- Affordability is the biggest boon of MS devices for students. Not only do you have a wide choice of models in various price tiers, Microsoft usually has an affiliation with colleges and universities, allowing students to use the “Education” modification of Windows for free or under a considerable student discount.
- Wide choice of models to fit your requirements to the T. Practically any port combination, any quality/price ratio, and any specs – comparable to or exceeding Mac – can be found at a much lower price. This applies to design as well. Macs, on the contrary, come in a very limited number of modifications and designs – albeit stunning.
- Virtually unlimited apps and open-source solutions for every occasion. With Windows, you can cover your basic needs with little to no investment. Can’t afford MS Office? There’s an OpenOffice pack distributed for free. The price for Adobe Creative Cloud is exorbitant? There are GIMP and Pixlr, and other free alternatives.
- Professional and niche apps often have only one version. Most often than not, it’s meant for Windows, so if you need specific software for your research, it will likely require Windows OS. For example, Ansys engineering simulation software isn’t supported on Macs.
- Windows laptops are upgradeable. You can find and install any components to upgrade your device with relative ease: new battery, more spacious SSD, more RAM capacity, powerful video card, sound card – the sky is the limit. Thanks to the wide popularity of Windows, compatibility issues are very rare, even for older models, so you can add hardware to get more life out of your seasoned device.
- If you prefer to chill while playing video games, Windows PC offers more opportunities, with many popular AAA blockbusters releasing PC versions along with game console ones.
- Windows OS is pretty intuitive, and even if you have some difficulties, there are numerous guides and tutorials online that will help you use unfamiliar apps and troubleshoot errors.
- The quality of hardware materials might be lower in Windows devices, making them less durable and reliable.
- Due to the open-source nature of many Windows apps, there is a higher probability of security-related issues.
- Although you can tinker with Windows laptops to customize them perfectly to your needs, it requires time, effort, enthusiasm, and a certain level of tech literacy, while Macs just work and don’t require (or allow) tweaking.
The Best of Both Worlds
Cannot choose which one to use? You can have both operating systems on one device. As with any compromise, this option combines not only benefits but also some of the drawbacks of both solutions. However, if you have set your heart on an Apple device but need WindowsOS for a couple of essential apps, having Windows on your Mac alongside the MacOS can be a viable choice. The drawbacks include switching between two distinct keyboard layouts and key combinations burned into your muscle memory and keeping your sanity intact while dealing with two wildly different file management systems.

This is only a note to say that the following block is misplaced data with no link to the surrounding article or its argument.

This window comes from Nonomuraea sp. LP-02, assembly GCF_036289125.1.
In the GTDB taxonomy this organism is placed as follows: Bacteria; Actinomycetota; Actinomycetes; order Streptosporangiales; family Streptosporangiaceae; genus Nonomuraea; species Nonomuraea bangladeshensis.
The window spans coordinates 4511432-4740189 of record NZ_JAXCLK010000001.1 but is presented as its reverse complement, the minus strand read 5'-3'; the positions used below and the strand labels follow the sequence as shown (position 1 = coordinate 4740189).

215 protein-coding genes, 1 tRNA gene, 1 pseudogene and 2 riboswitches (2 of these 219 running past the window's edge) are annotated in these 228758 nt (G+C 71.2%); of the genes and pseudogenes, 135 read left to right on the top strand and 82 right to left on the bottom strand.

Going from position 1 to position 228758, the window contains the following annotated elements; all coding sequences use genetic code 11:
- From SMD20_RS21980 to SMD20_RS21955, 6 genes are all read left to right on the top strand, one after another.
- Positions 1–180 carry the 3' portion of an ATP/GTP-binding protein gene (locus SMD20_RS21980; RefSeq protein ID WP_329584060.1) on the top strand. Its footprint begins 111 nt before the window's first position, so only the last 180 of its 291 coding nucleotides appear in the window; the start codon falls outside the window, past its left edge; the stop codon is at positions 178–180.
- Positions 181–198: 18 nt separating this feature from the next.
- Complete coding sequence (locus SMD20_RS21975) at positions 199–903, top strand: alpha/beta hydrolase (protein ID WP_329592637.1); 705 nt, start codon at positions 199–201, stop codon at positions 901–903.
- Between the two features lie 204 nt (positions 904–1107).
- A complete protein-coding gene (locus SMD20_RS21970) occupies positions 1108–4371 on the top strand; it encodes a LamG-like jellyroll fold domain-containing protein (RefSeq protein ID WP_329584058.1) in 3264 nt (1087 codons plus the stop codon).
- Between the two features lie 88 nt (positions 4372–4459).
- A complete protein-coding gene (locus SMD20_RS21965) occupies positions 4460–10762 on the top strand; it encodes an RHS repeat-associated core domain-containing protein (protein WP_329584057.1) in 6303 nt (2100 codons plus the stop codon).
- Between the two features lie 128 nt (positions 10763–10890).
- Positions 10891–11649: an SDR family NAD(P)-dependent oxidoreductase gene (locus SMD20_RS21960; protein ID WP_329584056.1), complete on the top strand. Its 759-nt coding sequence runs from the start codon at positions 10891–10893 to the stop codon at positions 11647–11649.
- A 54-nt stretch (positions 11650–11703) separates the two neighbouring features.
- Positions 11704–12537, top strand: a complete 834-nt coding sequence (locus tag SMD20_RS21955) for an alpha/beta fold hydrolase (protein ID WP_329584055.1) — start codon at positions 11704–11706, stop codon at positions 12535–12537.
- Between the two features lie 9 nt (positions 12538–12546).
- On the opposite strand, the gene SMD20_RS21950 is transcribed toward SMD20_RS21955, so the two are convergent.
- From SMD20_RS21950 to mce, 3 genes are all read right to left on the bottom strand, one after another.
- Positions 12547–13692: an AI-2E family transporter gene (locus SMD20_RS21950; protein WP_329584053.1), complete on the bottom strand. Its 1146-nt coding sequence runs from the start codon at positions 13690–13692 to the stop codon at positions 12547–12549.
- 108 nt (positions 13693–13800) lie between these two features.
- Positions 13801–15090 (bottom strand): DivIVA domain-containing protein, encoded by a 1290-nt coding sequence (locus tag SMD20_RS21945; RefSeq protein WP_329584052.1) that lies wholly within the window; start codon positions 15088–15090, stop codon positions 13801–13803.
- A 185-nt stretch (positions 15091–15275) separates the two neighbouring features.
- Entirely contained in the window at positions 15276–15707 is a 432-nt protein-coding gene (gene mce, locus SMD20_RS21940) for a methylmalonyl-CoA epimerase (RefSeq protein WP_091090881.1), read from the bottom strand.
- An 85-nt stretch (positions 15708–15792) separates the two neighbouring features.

In this regard, Macs are more welcoming. They come with a tool allowing you to install and use Windows on a separate partition of the computer’s hard drive – BootCamp.
There are other options. For example, a virtual machine that allows you to run Windows “virtually” within MacOS is a very beginner-friendly option. There are several virtual machine apps, such as Parallels or VMware 13. There are other, more sophisticated solutions for various purposes, including cloud computing services, compatibility layers, and remote desktop software.
Installing MacOS along with Windows on a PC is also possible. However, this will require more expertise on your part, as it will involve the Dual Boot solution, meaning you will choose which of the two OS to boot when you switch your device on.
The Bottom Line
Macs are considered more suited to the needs of professionals in creative fields, such as designers, digital artists, musicians, composers, film students, etc. At the same time, Windows OS accommodates STEM professionals better. Macs’ strongest feature is stability and durability, while Windows laptops boast upgradability and variability. If you want something that works smoothly out of the box and doesn’t require tinkering, MacBook might be perfect for you. If, on the other hand, you are a tech enthusiast who wants to try various solutions, add hardware, and generally be in control of your computer, a Windows laptop will give you more freedom.
Ultimately, both operating systems offer their unique benefits and come with some tradeoffs. To choose the right one for you, you should consider your budget, your major, the software you will need for your projects, and the devices that most of your peers are likely to have because sharing notes and collaborating on group projects might be difficult if you are the odd one out. Of course, you cannot foresee everything, but you can contact alums and ask around students pursuing the same field. You also might want to consult your school’s IT department to learn what free subscriptions they offer students and some tips on the most popular tools students of your major use during academic sessions.
In any case, take your time and don’t make a rush decision since this is a serious investment, and your laptop will be a huge part of your learning experience.